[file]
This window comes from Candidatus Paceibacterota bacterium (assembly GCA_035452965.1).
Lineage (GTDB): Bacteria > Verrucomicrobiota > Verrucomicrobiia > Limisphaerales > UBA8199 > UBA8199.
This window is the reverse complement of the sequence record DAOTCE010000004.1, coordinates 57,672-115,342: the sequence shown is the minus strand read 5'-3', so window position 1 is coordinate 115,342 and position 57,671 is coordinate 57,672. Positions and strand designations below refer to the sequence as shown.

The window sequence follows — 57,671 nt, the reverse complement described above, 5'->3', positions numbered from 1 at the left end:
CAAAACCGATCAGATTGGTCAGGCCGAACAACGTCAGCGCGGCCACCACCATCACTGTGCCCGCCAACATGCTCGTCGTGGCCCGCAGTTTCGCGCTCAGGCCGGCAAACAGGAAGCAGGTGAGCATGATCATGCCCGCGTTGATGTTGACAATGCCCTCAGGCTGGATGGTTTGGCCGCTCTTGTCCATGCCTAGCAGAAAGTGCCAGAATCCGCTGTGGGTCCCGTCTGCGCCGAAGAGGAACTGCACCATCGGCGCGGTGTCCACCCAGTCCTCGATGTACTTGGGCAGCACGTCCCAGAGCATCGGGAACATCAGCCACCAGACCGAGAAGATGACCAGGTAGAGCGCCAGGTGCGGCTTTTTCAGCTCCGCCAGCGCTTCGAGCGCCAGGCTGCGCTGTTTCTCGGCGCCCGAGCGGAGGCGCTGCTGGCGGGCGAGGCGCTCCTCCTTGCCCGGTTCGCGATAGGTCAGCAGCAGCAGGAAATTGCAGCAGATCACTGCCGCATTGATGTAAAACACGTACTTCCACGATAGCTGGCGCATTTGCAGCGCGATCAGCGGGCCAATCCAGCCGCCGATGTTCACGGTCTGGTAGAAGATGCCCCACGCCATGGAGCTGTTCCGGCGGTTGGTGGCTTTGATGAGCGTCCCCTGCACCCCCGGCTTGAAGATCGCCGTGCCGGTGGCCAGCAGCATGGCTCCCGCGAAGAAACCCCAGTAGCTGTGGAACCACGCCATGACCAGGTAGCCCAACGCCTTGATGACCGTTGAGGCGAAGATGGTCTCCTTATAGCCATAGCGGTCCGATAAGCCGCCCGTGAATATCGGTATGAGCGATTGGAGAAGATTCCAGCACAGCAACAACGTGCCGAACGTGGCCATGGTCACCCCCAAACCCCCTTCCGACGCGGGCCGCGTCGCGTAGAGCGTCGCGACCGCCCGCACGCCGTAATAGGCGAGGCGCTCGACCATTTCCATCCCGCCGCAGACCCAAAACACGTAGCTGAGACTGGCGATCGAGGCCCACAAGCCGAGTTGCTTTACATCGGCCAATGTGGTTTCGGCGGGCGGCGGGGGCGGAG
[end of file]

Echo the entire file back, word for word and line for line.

This window comes from Candidatus Paceibacterota bacterium (assembly GCA_035452965.1).
Lineage (GTDB): Bacteria > Verrucomicrobiota > Verrucomicrobiia > Limisphaerales > UBA8199 > UBA8199.
This window is the reverse complement of the sequence record DAOTCE010000004.1, coordinates 57,672-115,342: the sequence shown is the minus strand read 5'-3', so window position 1 is coordinate 115,342 and position 57,671 is coordinate 57,672. Positions and strand designations below refer to the sequence as shown.

The window sequence follows — 57,671 nt, the reverse complement described above, 5'->3', positions numbered from 1 at the left end:
CAAAACCGATCAGATTGGTCAGGCCGAACAACGTCAGCGCGGCCACCACCATCACTGTGCCCGCCAACATGCTCGTCGTGGCCCGCAGTTTCGCGCTCAGGCCGGCAAACAGGAAGCAGGTGAGCATGATCATGCCCGCGTTGATGTTGACAATGCCCTCAGGCTGGATGGTTTGGCCGCTCTTGTCCATGCCTAGCAGAAAGTGCCAGAATCCGCTGTGGGTCCCGTCTGCGCCGAAGAGGAACTGCACCATCGGCGCGGTGTCCACCCAGTCCTCGATGTACTTGGGCAGCACGTCCCAGAGCATCGGGAACATCAGCCACCAGACCGAGAAGATGACCAGGTAGAGCGCCAGGTGCGGCTTTTTCAGCTCCGCCAGCGCTTCGAGCGCCAGGCTGCGCTGTTTCTCGGCGCCCGAGCGGAGGCGCTGCTGGCGGGCGAGGCGCTCCTCCTTGCCCGGTTCGCGATAGGTCAGCAGCAGCAGGAAATTGCAGCAGATCACTGCCGCATTGATGTAAAACACGTACTTCCACGATAGCTGGCGCATTTGCAGCGCGATCAGCGGGCCAATCCAGCCGCCGATGTTCACGGTCTGGTAGAAGATGCCCCACGCCATGGAGCTGTTCCGGCGGTTGGTGGCTTTGATGAGCGTCCCCTGCACCCCCGGCTTGAAGATCGCCGTGCCGGTGGCCAGCAGCATGGCTCCCGCGAAGAAACCCCAGTAGCTGTGGAACCACGCCATGACCAGGTAGCCCAACGCCTTGATGACCGTTGAGGCGAAGATGGTCTCCTTATAGCCATAGCGGTCCGATAAGCCGCCCGTGAATATCGGTATGAGCGATTGGAGAAGATTCCAGCACAGCAACAACGTGCCGAACGTGGCCATGGTCACCCCCAAACCCCCTTCCGACGCGGGCCGCGTCGCGTAGAGCGTCGCGACCGCCCGCACGCCGTAATAGGCGAGGCGCTCGACCATTTCCATCCCGCCGCAGACCCAAAACACGTAGCTGAGACTGGCGATCGAGGCCCACAAGCCGAGTTGCTTTACATCGGCCAATGTGGTTTCGGCGGGCGGCGGGGGCGGAG